Drinking 2 to 3 cups of coffee per day could have a surprising effect on longevity
A new study conducted by Australian scientists suggests that consuming two to three cups of decaffeinated, ground, and instant coffee can lower the risk of developing cardiovascular disease and dying early.
Scientists also believe that the benefits of the drink come from chemicals in coffee beans rather than caffeine.
"In this large, observational study, ground, instant, and decaffeinated coffee were associated with equivalent reductions in the incidence of cardiovascular disease and death from cardiovascular disease or any cause," says study author Professor Peter Kistler of the Baker Heart and Diabetes Research Institute in a media release.
"The results suggest that mild to moderate intake of ground, instant, and decaffeinated coffee should be considered part of a healthy lifestyle."
Tracking the health of nearly 450,000 volunteers
Examining data from the U.K. Biobank, an ongoing study that analyzes the health of the country's citizens, the research team gathered information about the dietary habits of the volunteers, specifically how much and what kind of coffee they generally drink.
At the start, researchers monitored the health and death of nearly 450,000 volunteers, who were over the age of 40 and had no documented cardiovascular disease, for longer than a 12-year follow-up period. The results have shown that compared to non-coffee drinkers, coffee drinkers are less likely to develop cardiovascular disease and die from any cause in general.
However, these advantages were also dependent on the amount and the type of coffee consumed. The biggest decrease in mortality was observed in those who consumed two to three cups of decaffeinated, ground, or instant coffee per day.
Those who drank one to five cups of ground and instant coffee per day had the lowest risk of developing arrhythmia, or an abnormal heartbeat while decaf hasn't shown any protective effects.
"Drinking modest amounts of coffee shouldn't be discouraged"
“Caffeine is the most well-known constituent in coffee, but the beverage contains more than 100 biologically active components. It is likely that the non-caffeinated compounds were responsible for the positive relationships observed between coffee drinking, cardiovascular disease, and survival,” said study author Peter Kistler, a researcher at the Baker Heart and Diabetes Research Institute in Melbourne, in a statement from the European Society of Cardiology, the journal’s publishers.
"Our findings indicate that drinking modest amounts of coffee of all types should not be discouraged but can be enjoyed as a heart-healthy behavior."
The research is another addition to a long series of research on the effects of coffee on health. Current studies, however, cannot demonstrate a causal association. Therefore, randomized clinical trials are still needed to fully comprehend the connection between coffee and health.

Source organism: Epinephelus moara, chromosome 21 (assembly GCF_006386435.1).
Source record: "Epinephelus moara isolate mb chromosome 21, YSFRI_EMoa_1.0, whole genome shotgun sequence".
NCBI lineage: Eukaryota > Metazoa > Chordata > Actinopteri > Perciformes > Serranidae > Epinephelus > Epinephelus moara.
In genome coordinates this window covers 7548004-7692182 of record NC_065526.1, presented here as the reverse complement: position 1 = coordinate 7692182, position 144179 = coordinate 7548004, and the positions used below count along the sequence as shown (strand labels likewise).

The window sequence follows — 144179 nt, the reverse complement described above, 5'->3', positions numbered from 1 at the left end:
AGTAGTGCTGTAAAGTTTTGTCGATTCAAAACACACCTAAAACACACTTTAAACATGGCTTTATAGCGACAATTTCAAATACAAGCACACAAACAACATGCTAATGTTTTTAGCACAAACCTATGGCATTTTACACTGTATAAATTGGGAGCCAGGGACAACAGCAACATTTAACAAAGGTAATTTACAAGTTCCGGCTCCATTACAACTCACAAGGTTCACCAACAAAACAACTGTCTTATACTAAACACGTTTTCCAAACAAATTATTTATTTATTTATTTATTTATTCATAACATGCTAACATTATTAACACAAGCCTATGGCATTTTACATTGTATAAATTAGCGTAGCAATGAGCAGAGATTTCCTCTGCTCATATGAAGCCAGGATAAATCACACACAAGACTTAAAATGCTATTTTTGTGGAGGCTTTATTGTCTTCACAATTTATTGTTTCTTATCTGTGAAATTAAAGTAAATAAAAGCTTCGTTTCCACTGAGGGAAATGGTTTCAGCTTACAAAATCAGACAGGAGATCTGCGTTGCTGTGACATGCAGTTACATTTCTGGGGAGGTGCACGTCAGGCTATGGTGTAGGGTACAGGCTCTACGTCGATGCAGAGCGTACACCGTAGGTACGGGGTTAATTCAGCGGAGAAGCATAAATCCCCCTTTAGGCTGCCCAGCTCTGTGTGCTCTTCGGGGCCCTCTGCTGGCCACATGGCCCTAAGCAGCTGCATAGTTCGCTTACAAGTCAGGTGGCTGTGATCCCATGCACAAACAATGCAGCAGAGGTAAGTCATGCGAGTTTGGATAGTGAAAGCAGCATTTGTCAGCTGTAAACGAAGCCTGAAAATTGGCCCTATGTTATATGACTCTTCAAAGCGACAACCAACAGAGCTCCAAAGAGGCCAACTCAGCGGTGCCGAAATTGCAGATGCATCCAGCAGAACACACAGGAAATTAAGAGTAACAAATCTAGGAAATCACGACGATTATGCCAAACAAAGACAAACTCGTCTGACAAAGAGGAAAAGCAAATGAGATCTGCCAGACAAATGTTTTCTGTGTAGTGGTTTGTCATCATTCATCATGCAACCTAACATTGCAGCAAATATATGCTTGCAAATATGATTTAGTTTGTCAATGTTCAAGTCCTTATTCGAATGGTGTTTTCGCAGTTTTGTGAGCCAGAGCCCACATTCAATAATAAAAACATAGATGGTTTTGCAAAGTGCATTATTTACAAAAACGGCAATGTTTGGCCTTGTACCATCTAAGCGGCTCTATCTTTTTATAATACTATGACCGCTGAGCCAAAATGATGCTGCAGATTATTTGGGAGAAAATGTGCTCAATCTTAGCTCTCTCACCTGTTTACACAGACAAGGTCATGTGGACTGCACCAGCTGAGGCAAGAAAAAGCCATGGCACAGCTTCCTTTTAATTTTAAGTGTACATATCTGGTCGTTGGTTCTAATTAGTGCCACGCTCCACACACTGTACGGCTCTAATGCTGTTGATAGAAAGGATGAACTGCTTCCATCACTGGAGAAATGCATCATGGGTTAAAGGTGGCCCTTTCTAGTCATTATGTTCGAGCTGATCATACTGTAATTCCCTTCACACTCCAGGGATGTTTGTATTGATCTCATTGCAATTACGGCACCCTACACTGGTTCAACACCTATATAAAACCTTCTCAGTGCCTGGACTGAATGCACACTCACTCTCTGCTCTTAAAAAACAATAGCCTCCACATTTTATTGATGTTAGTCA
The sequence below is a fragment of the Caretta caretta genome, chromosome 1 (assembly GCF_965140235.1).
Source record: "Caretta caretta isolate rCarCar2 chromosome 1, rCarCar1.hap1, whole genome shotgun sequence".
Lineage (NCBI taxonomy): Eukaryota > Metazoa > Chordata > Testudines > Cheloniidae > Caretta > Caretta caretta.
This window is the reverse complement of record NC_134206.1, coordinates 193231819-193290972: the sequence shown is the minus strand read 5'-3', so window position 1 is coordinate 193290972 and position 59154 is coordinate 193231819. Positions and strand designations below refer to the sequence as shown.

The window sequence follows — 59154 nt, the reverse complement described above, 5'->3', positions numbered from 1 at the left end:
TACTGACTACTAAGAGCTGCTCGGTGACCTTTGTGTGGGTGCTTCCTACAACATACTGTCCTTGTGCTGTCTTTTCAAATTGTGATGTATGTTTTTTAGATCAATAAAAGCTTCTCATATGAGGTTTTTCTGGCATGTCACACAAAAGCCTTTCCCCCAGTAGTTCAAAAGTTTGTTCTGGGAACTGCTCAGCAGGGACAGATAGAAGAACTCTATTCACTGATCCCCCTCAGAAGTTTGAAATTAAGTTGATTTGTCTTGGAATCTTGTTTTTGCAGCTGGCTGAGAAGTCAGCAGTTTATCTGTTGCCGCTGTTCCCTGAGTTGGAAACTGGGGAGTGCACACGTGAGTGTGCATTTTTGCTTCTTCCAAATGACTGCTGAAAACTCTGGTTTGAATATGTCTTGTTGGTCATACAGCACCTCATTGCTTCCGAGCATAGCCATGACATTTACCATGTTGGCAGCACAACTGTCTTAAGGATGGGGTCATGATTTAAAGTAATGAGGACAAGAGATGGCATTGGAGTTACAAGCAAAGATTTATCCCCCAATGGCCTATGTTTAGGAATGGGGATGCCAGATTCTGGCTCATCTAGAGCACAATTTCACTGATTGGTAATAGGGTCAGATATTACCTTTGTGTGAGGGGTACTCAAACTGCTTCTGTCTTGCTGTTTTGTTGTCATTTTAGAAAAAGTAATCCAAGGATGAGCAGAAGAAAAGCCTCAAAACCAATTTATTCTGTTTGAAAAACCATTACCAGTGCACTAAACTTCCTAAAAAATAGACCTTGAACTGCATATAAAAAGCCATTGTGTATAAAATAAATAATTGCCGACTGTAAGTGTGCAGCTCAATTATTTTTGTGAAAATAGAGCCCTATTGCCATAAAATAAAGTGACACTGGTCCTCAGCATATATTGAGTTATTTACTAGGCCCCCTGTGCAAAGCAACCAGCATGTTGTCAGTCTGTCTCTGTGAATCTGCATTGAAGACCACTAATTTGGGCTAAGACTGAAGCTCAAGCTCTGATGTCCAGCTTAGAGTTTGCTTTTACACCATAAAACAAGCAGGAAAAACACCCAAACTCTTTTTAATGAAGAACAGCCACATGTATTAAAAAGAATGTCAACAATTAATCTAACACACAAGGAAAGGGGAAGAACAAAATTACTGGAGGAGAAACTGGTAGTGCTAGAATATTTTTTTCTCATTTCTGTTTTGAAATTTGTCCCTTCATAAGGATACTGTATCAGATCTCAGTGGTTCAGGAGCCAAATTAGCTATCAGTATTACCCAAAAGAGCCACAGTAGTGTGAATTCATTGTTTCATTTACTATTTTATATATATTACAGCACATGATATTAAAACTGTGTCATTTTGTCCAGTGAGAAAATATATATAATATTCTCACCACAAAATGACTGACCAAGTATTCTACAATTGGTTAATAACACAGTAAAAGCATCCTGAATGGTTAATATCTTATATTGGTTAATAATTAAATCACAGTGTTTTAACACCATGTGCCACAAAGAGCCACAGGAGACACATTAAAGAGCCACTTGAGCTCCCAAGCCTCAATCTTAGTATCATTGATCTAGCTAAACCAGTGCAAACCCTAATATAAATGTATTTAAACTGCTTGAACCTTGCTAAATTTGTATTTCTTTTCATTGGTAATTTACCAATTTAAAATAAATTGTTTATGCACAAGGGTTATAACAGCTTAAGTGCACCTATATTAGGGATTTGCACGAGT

The study was published in the European Journal of Preventive Cardiology.
Aims: Epidemiological studies report the beneficial effects of habitual coffee consumption on incident arrhythmia, cardiovascular disease (CVD), and mortality. However, the impact of different coffee preparations on cardiovascular outcomes and survival is largely unknown. The aim of this study was to evaluate associations between coffee subtypes on incident outcomes, utilizing the UK Biobank.
Methods and results: Coffee subtypes were defined as decaffeinated, ground, and instant, then divided into 0, <1, 1, 2-3, 4-5, and >5 cups/day, and compared with non-drinkers. Cardiovascular disease included coronary heart disease, cardiac failure, and ischaemic stroke. Cox regression modelling with hazard ratios (HRs) assessed associations with incident arrhythmia, CVD, and mortality. Outcomes were determined through ICD codes and death records. A total of 449 563 participants (median 58 years, 55.3% females) were followed over 12.5 ± 0.7 years. Ground and instant coffee consumption was associated with a significant reduction in arrhythmia at 1-5 cups/day but not for decaffeinated coffee. The lowest risk was 4-5 cups/day for ground coffee [HR 0.83, confidence interval (CI) 0.76-0.91, P < 0.0001] and 2-3 cups/day for instant coffee (HR 0.88, CI 0.85-0.92, P < 0.0001). All coffee subtypes were associated with a reduction in incident CVD (the lowest risk was 2-3 cups/day for decaffeinated, P = 0.0093; ground, P < 0.0001; and instant coffee, P < 0.0001) vs. non-drinkers. All-cause mortality was significantly reduced for all coffee subtypes, with the greatest risk reduction seen with 2-3 cups/day for decaffeinated (HR 0.86, CI 0.81-0.91, P < 0.0001); ground (HR 0.73, CI 0.69-0.78, P < 0.0001); and instant coffee (HR 0.89, CI 0.86-0.93, P < 0.0001).
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